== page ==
So adding to my ills this other ill,

That mine were styled a stranger-hating house.

Myself have ever found this man the best

Of entertainers when I went his way 875

To parched and thirsty Argos."


" If so be —
Why didst thou hide what destiny was here,
When one came that was kindly, as thou say'st ? '*

" He never would have willed to cross my door

Had he known aught of my calamities. 880

And probably to some of you I seem

Unwise enough in doing what I do ;

Such will scarce praise me : but these halls of mine

Know not to drive off and dishonor guests."

And so^ the duty done^ he turned once more ass

To go-and husy him about his dead.

As for the symjyathizers left to muse,

There was a change, a new light thrown on things,

Contagion from the magnanimity

O' the man whose life lay on his hand so light, 890

As up he stepped, pursuing duty still

" Higher and harder^'' as he laughed and said.

Somehow they found no folly now in the act

They blamed erewhile : Admetos* private grief

Shrank to a someiohat pettier obstacle 395

/' the way o' the world: they saw good days had

And good days, peradventure, still might be,
Now that they overlooked the present cloud
Heavy upon the palace opposite.
And soon the thought took words and music thus. 900

" Harbor of many a stranger, free to friend,
Ever and always, O thou house o' the man
We mourn for ! Thee, Apollon's very self,
The lyric Puthian, deigned inhabit once,
Become a shepherd here in thy domains,^ 905

1 See page 201, line 5.


And pipe, adown the winding hill-side paths,
Pastoral marriage-poems to thy flocks
At feed : while with them fed in fellowship,
Through joy i' the music, spot-skin lynxes ; ay.
And lions too, the bloody company, 910

Came, leaving Othrus' dell ; ^ and round thy lyre,
Phoibos, there danced the speckle-coated fawn,
Pacing on lightsome fetlock past the pines
Tress-topped, the creature's natural boundary,
Into the open everywhere ; such heart 915

Had she within her, beating joyous beats,
At the sweet reassurance of thy song !
Therefore the lot o' the master is, to live - -

In a home multitudinous with herds.
Along by the fair-flowing Boibian lake,^ 920

Limited, that ploughed land and pasture-plain,
Only where stand the sun's steeds, stabled west
I' the cloud, by that mid-air which makes the clime
Of those Molossoi : ^ and he rules as well
O'er the Aigaian,^ up to Pelion's shore, — 925

Sea-stretch without a port ! Such lord have we ;
And here he opens house now, as of old.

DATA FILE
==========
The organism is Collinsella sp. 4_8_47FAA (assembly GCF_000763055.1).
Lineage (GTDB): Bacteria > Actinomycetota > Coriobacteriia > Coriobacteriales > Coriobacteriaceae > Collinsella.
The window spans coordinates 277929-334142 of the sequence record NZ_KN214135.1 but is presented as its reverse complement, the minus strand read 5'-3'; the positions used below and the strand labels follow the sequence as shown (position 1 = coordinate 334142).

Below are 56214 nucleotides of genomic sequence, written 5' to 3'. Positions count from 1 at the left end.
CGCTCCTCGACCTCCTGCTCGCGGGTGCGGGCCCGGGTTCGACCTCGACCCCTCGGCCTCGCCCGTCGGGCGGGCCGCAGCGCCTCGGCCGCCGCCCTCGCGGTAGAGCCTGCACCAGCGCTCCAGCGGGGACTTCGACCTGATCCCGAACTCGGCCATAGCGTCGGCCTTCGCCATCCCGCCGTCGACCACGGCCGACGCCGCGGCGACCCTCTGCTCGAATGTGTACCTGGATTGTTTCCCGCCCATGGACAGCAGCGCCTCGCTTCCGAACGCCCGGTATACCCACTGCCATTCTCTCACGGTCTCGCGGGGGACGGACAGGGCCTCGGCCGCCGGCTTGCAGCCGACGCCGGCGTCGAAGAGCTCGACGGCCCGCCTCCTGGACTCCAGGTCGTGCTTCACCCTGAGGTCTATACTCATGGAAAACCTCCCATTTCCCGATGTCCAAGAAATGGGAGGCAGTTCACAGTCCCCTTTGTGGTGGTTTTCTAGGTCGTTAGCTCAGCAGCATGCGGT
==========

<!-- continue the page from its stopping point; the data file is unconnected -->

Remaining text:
Takes to the heart of it a guest again :
Though moist the eyelid of the master, still
Mourning his dear wife's body, dead but now ! " 930
• ••••••••

They ended^for Admetos entered now ; 940

Having disposed all duteously indoors. ...

He would have hidden the hind presence there 950

Observe that, — si?ice the corpse was coming out,
Cared for in all things that hefit the case,
Carried aloft, in decency and state,

1 In Thessaly. 2 j^ Thessaly.

^ A people of Epirus, near to Thessaly. * The Aeg-ean Sea.


To the last hurial j)lace and hurning inle.} —

'' T were 'pvo'per friends addressed^ as custom promj^ts^

Alkestis hound on her last journeying . 956

" Unhappy in thy daring ! Noble dame, 1238

Best of the good, farewell ! With favoring face
May Hermes the infernal,^ Hades too, 1240

Receive thee ! And if there, — ay, there, — some

Of further dignity await the good,
Sharing with them, mayst thou sit throned by her
The Bride of Hades,^ in companionship ! "

Wherewith^ the sad procession wound away^ 1245

Made slowly for the suburb sepulchre.

. . . We faced about, 1256

Fronted the palace where the mid-hall-gate
Opened^ ...

\_Saw'] a certain ancient servitor: . . . 1266

This functionary was the trusted one
We saw deputed by Admetos late 1275

To lead in Heraldes, . . .

" Many the guests " — so he soliloquized vm

In musings burdensome to breast before,
When it seemed not too prudent tongue should wag —
" Many, and from all quarters of this world,
The guests I now have known frequent our house,
For whom I spread the banquet ; but than this.
Never a worse one did I yet receive
At the hearth here ! One who seeing, first of all, 1390
The master's sorrow, entered gate the same,
, And had the hardihood to house himself.

1 But if the body had been burned, Heracles could not have recov'
ered Alcestis from Death.

2 Hermes was the escort of the dead to the lower world.
^ Persephone.





Did things stop there ! But, modest by no means,

He took what entertainment lay to hand,

Knowing of our misfortune, — did we fail

In aught of the fit service, urged us serve

Just as a guest expects ! ^And in his hands

Online LibraryJohn Henry WrightMasterpieces of Greek literature; Homer: Tyrtaeus: Archilochus: Callistratus: Alcaeus: Sappho: Anacreon: Pindar: Aeschylus: Sophocles: Euripides Aristophanes: Herodotus: Thucydides: Xenophon: Plato: Theocritus: Lucian, with biographical sketches and notes; → online text (page 14 of 29)